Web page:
Lymphomas have been observed in patients treated with TNF blocking agents, including SIMPONI. The incidence of non- lymphoma malignancies was similar to controls, and lymphoma is seen more often than in the general population. The potential role of TNF-blocking therapy in the development of malignancies is not known. Based on an exploratory clinical trial in patients with COPD using another anti-TNF agent, caution should be exercised when using any TNF-blocking therapy in COPD
patients, as well as in patients with an increased risk for malignancy due to heavy smoking. Rare post-marketing cases of hepatosplenic T-cell lymphoma (HSTCL) have been reported in patients treated with other TNF-blocking agents. This rare type of T-cell lymphoma has a very aggressive disease course and is usually fatal.
It is not known if SIMPONI treatment influences the risk for developing dysplasia or colon cancer. All patients with ulcerative colitis who are at increased risk for dysplasia or colon carcinoma, or who had a prior history of dysplasia or colon carcinoma should be screened for dysplasia at regular intervals before therapy and throughout their disease course.
Worsening and new onset congestive heart failure (CHF) and increased mortality due to CHF have been reported with another TNF blocker. SIMPONI has not been studied in patients with CHF. SIMPONI should be used with caution in patients with mild heart failure and must be discontinued if new or worsening symptoms of heart failure appear.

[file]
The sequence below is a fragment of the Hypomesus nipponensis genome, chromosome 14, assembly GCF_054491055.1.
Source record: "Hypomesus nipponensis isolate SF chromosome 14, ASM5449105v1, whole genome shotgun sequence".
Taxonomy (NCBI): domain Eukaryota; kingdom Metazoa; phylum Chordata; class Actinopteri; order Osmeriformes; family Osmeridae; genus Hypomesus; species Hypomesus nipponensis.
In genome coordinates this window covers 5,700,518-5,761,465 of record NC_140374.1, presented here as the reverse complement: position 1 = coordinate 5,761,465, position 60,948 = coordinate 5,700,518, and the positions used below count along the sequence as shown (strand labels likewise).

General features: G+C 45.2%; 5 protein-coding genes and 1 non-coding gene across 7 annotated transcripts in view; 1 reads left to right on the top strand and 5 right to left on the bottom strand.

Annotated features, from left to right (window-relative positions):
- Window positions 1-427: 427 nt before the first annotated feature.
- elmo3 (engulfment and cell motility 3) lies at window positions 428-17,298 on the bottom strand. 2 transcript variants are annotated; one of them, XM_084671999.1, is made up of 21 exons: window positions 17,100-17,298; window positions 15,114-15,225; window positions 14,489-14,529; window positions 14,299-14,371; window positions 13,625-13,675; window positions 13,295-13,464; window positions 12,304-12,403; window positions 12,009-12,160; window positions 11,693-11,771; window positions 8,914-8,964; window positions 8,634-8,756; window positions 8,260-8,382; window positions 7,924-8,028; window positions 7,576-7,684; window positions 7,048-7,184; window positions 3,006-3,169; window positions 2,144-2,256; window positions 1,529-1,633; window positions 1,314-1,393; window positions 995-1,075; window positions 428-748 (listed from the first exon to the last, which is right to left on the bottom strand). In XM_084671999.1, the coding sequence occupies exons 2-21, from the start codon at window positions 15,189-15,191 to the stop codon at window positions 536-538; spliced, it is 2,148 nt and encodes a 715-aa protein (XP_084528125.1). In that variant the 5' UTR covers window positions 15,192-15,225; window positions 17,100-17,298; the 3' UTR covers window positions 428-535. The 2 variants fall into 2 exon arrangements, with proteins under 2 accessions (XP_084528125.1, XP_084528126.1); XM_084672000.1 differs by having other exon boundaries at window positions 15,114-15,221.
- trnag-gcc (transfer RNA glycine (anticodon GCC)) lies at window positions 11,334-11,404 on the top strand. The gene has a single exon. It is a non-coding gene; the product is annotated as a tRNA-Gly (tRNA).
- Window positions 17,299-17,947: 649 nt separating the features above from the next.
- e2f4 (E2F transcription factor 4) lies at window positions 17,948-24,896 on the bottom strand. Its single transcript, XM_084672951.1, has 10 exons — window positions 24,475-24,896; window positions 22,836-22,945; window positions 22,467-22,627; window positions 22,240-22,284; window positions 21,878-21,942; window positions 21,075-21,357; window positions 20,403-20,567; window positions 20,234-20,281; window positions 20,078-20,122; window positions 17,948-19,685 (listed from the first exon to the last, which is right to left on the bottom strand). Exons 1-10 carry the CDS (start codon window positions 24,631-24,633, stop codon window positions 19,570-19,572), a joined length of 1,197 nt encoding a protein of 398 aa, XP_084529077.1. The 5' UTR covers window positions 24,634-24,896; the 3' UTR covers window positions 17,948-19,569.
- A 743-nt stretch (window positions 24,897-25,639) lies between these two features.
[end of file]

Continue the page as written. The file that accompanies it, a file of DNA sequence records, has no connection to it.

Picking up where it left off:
TNF-blocking agents, including SIMPONI, have been associated in rare cases with new onset or exacerbation of demyelinating disorders, including multiple sclerosis. The benefits and risks of anti-TNF treatment should be carefully considered before initiation of SIMPONI therapy in patients with pre-existing or recent onset of demyelinating disorders.
There is limited safety experience of SIMPONI treatment in patients who have undergone surgical procedures, including arthroplasty. A patient who requires surgery while on SIMPONI should be closely monitored for infections, and appropriate actions should be taken.
The possibility exists for TNF-blocking agents, including SIMPONI, to affect host defenses against infections and malignancies. Treatment with SIMPONI may result in the formation of auto-antibodies and, rarely, in the development of a lupus-like syndrome.
There have been postmarketing reports of pancytopenia, leukopenia, neutropenia, aplastic anemia, and thrombocytopenia in patients receiving TNF blockers. Cytopenias including pancytopenia, have been infrequently reported with SIMPONI in clinical trials. Discontinuation of SIMPONI should be considered in patients with significant hematologic abnormalities.
The concurrent administration of TNF-antagonists with anakinra or abatacept is not recommended. Concurrent administration has been associated with increased infections, including serious infections without increased clinical benefit. The concomitant use of Simponi with other biological therapeutics used to treat the same conditions as Simponi is not recommended because of the possibility of an increased risk of infection, and other potential pharmacological interactions. Patients should continue to be monitored when switching from one biologic to another.
Patients treated with SIMPONI may receive concurrent vaccinations, except for live vaccines. In postmarketing experience, serious systemic hypersensitivity reactions have been reported following Simponi administration. Allergic reactions may occur after first or subsequent administration of SIMPONI. If an anaphylactic reaction or other serious allergic reactions occur, administration of SIMPONI should be discontinued immediately and appropriate therapy initiated.
The needle cover on the syringe in the pre-filled pen is manufactured from dry natural rubber containing latex, and may cause allergic reactions in individuals sensitive to latex. SIMPONI also contains sorbitol; patients with rare hereditary problems of fructose intolerance should not take SIMPONI.